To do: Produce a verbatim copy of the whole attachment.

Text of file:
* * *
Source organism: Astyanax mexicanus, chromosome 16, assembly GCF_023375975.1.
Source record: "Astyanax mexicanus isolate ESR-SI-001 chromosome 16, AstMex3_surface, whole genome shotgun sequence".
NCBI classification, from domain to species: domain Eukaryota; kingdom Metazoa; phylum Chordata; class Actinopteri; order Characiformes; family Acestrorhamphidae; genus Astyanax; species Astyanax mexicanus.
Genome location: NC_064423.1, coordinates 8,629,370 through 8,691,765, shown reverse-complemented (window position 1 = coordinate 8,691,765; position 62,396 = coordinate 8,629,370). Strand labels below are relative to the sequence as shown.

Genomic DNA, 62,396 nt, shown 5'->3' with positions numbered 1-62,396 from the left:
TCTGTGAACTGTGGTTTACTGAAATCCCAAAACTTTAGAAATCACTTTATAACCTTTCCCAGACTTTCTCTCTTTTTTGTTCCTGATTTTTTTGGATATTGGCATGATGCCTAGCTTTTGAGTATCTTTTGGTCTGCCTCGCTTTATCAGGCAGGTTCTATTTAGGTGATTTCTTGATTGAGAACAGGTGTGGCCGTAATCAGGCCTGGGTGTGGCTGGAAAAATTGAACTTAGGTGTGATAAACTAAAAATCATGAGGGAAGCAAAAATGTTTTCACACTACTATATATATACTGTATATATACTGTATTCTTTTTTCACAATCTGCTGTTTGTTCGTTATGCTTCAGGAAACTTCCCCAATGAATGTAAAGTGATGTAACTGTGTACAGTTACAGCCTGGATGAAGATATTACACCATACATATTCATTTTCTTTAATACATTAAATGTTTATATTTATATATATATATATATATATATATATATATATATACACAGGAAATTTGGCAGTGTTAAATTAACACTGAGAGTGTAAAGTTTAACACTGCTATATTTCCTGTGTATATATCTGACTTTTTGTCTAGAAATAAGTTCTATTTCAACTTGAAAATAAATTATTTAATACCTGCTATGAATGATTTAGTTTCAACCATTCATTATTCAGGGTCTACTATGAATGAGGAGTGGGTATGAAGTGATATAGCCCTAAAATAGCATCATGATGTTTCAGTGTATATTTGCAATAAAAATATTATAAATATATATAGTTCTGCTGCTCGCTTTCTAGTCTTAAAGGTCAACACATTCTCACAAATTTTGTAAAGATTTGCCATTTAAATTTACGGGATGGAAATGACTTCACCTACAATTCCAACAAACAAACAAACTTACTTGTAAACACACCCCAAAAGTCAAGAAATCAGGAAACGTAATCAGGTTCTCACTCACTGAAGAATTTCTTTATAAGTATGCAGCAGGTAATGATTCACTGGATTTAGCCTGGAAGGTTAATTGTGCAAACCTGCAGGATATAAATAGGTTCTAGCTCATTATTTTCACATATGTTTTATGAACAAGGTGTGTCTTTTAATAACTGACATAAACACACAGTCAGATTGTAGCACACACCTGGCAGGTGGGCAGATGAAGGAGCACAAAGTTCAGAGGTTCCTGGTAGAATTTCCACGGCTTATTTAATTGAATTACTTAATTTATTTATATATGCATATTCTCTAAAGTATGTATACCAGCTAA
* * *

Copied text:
Source organism: Astyanax mexicanus, chromosome 16, assembly GCF_023375975.1.
Source record: "Astyanax mexicanus isolate ESR-SI-001 chromosome 16, AstMex3_surface, whole genome shotgun sequence".
NCBI classification, from domain to species: domain Eukaryota; kingdom Metazoa; phylum Chordata; class Actinopteri; order Characiformes; family Acestrorhamphidae; genus Astyanax; species Astyanax mexicanus.
Genome location: NC_064423.1, coordinates 8,629,370 through 8,691,765, shown reverse-complemented (window position 1 = coordinate 8,691,765; position 62,396 = coordinate 8,629,370). Strand labels below are relative to the sequence as shown.

Genomic DNA, 62,396 nt, shown 5'->3' with positions numbered 1-62,396 from the left:
TCTGTGAACTGTGGTTTACTGAAATCCCAAAACTTTAGAAATCACTTTATAACCTTTCCCAGACTTTCTCTCTTTTTTGTTCCTGATTTTTTTGGATATTGGCATGATGCCTAGCTTTTGAGTATCTTTTGGTCTGCCTCGCTTTATCAGGCAGGTTCTATTTAGGTGATTTCTTGATTGAGAACAGGTGTGGCCGTAATCAGGCCTGGGTGTGGCTGGAAAAATTGAACTTAGGTGTGATAAACTAAAAATCATGAGGGAAGCAAAAATGTTTTCACACTACTATATATATACTGTATATATACTGTATTCTTTTTTCACAATCTGCTGTTTGTTCGTTATGCTTCAGGAAACTTCCCCAATGAATGTAAAGTGATGTAACTGTGTACAGTTACAGCCTGGATGAAGATATTACACCATACATATTCATTTTCTTTAATACATTAAATGTTTATATTTATATATATATATATATATATATATATATATATATACACAGGAAATTTGGCAGTGTTAAATTAACACTGAGAGTGTAAAGTTTAACACTGCTATATTTCCTGTGTATATATCTGACTTTTTGTCTAGAAATAAGTTCTATTTCAACTTGAAAATAAATTATTTAATACCTGCTATGAATGATTTAGTTTCAACCATTCATTATTCAGGGTCTACTATGAATGAGGAGTGGGTATGAAGTGATATAGCCCTAAAATAGCATCATGATGTTTCAGTGTATATTTGCAATAAAAATATTATAAATATATATAGTTCTGCTGCTCGCTTTCTAGTCTTAAAGGTCAACACATTCTCACAAATTTTGTAAAGATTTGCCATTTAAATTTACGGGATGGAAATGACTTCACCTACAATTCCAACAAACAAACAAACTTACTTGTAAACACACCCCAAAAGTCAAGAAATCAGGAAACGTAATCAGGTTCTCACTCACTGAAGAATTTCTTTATAAGTATGCAGCAGGTAATGATTCACTGGATTTAGCCTGGAAGGTTAATTGTGCAAACCTGCAGGATATAAATAGGTTCTAGCTCATTATTTTCACATATGTTTTATGAACAAGGTGTGTCTTTTAATAACTGACATAAACACACAGTCAGATTGTAGCACACACCTGGCAGGTGGGCAGATGAAGGAGCACAAAGTTCAGAGGTTCCTGGTAGAATTTCCACGGCTTATTTAATTGAATTACTTAATTTATTTATATATGCATATTCTCTAAAGTATGTATACCAGCTAA